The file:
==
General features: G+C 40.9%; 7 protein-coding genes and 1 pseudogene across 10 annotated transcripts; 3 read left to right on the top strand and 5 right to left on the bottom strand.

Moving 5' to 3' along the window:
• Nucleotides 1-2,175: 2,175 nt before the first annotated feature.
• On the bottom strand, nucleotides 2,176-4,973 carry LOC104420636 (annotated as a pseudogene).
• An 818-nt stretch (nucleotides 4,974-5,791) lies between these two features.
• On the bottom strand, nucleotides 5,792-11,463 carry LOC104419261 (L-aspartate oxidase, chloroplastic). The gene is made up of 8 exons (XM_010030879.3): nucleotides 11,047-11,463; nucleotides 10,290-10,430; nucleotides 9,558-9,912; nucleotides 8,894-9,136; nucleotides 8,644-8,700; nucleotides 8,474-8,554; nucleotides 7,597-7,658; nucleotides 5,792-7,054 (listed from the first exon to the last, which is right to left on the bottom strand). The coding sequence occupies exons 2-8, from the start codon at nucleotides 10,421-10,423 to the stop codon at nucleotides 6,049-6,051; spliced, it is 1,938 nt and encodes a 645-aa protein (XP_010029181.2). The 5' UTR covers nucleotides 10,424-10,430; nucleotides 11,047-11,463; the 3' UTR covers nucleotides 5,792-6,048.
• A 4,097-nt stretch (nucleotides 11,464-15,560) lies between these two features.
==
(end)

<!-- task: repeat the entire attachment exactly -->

General features: G+C 40.9%; 7 protein-coding genes and 1 pseudogene across 10 annotated transcripts; 3 read left to right on the top strand and 5 right to left on the bottom strand.

Moving 5' to 3' along the window:
• Nucleotides 1-2,175: 2,175 nt before the first annotated feature.
• On the bottom strand, nucleotides 2,176-4,973 carry LOC104420636 (annotated as a pseudogene).
• An 818-nt stretch (nucleotides 4,974-5,791) lies between these two features.
• On the bottom strand, nucleotides 5,792-11,463 carry LOC104419261 (L-aspartate oxidase, chloroplastic). The gene is made up of 8 exons (XM_010030879.3): nucleotides 11,047-11,463; nucleotides 10,290-10,430; nucleotides 9,558-9,912; nucleotides 8,894-9,136; nucleotides 8,644-8,700; nucleotides 8,474-8,554; nucleotides 7,597-7,658; nucleotides 5,792-7,054 (listed from the first exon to the last, which is right to left on the bottom strand). The coding sequence occupies exons 2-8, from the start codon at nucleotides 10,421-10,423 to the stop codon at nucleotides 6,049-6,051; spliced, it is 1,938 nt and encodes a 645-aa protein (XP_010029181.2). The 5' UTR covers nucleotides 10,424-10,430; nucleotides 11,047-11,463; the 3' UTR covers nucleotides 5,792-6,048.
• A 4,097-nt stretch (nucleotides 11,464-15,560) lies between these two features.